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Viagra for women: Does it really exist?

Posted in Sexual Health 06 Nov, 2012

According to the Sexual Advice Association, 50% of women are affected by female sexual disorder, with the inability to reach orgasm - known as anorgasmia - being a key symptom of the condition. With this in mind, the Daily Mail’s claims of the new treatment Tefina, labelled as a female alternative to the male impotence treatment Viagra, may seem like a welcoming addition to many women. But how much of a comparison can really be made? And does comparing this new ‘wonder’ medication to Viagra falsely perpetuate the common misunderstandings associated with the popular impotence prescription medication?

Viagra for impotence

Estimated to affect around 2.3 million men in the UK alone, impotence or erectile dysfunction is classified as the inability to achieve or sustain an erection that is sufficient to complete or sustain sexual intercourse with a partner. Viagra, manufactured by Pfizer, was the first prescription impotence treatment to be made available to effectively prevent such symptoms, and has in turn helped more than 20 million men worldwide enjoy a more fulfilled sex life.

How Viagra works

Viagra works by using the active ingredient sildenafil citrate to increase the flow of blood to the penis, making the act of achieving an erection easier. It does this by inhibiting the chemical phosphodiesterase, resulting in an increase of nitric oxide, enabling the smooth muscles in the penis to relax. This promotes an increase of blood flow to the area during sexual stimulation, with the final result being a firmer erection that can be maintained for a longer period of time. Viagra medication therefore serves to fix a ‘functional’ problem.

Comparing FSD with impotence

Female sexual dysfunction is when a woman experiences problems with sexual function including a loss of desire, loss of arousal, problems with orgasm and pain during sex. In most cases the problems with women are related to arousal. In contrast, impotence or erectile dysfunction is not the lack or loss of desire for sex but rather a physical condition that prevents a man from sustaining or getting an erection. Viagra does not work to affect a person's desire for sex; instead it works to help a man who wants to engage in sexual intercourse do so. The article's claims of a ‘female Viagra’ to help women increase their chances of an orgasm are completely misleading. Viagra is not devised to create sexual desire if sexual desire is not there in the first place, and it has no affect on orgasms.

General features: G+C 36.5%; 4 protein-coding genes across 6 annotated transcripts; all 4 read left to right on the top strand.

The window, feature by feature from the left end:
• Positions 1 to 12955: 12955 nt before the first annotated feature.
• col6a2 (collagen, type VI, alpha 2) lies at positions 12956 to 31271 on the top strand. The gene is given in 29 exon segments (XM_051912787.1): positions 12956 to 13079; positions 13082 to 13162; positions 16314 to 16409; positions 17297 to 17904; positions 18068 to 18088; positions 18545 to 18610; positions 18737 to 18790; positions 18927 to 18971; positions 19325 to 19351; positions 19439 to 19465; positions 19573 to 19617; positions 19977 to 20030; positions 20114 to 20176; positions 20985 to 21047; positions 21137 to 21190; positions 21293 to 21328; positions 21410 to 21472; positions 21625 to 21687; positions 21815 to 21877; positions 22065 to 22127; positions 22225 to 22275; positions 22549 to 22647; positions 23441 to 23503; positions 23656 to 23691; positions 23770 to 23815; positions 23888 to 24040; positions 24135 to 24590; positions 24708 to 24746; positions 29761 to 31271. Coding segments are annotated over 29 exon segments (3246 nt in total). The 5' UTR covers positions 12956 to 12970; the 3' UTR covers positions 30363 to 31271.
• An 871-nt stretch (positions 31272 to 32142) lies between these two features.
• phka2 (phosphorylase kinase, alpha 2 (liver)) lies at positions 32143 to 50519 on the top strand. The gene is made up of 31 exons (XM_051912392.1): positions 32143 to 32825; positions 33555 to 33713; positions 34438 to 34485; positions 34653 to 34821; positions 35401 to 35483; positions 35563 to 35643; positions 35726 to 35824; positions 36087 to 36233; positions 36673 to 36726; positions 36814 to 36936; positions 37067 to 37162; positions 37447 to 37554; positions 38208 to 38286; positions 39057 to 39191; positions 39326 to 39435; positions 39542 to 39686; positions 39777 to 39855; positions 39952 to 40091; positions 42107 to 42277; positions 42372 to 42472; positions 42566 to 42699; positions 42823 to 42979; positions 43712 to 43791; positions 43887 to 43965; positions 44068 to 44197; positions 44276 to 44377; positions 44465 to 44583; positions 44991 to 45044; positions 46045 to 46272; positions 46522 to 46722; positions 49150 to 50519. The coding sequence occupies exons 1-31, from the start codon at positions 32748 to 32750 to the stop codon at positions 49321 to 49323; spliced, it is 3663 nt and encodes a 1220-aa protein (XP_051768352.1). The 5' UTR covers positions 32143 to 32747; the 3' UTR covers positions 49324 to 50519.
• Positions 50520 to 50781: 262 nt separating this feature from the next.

Viagra for women

It is well known that for years now pharmaceutical companies have earnestly sought for a comparable treatment to ‘the little blue pill’ for women. Viagra has even been used in trial tests to treat female sexual dysfunction in women, however the FDA (Food and Drug Administration) has not approved the medication for such use. The introduction of Tefina, according to the Daily Mail however, is claimed to have changed that. Administered through a nasal spray into the nose, the testosterone-based treatment is said “to boost sexual desire by activating relevant parts of the brain and increase blood flow to the organs.”

Why it is unlikely to happen

Although clinical trials have not yet begun to see if such claims are true, I am not convinced. Female sexual dysfunction is a complex condition that in large part affects a woman’s sexual desire, resulting in a low libido. Problems with loss of desire derive from physiological factors. Merely addressing the difficulties will not solve the actual problem, as desire cannot magically appear. Seeking the root cause of the problem through a therapist will help to address the reasons that are causing the condition. Generally, in contrast to a man suffering from erectile dysfunction, the issue for a woman is not wanting to have sex but being physically unable to do so, it is that she does not want or desire to have sex at all. This is the main reason why treatments claiming to be the new ‘female Viagra’ have historically had difficulty receiving approval from the FDA, why no such treatment has been approved and essentially why ‘Viagra for women’ does not exist.

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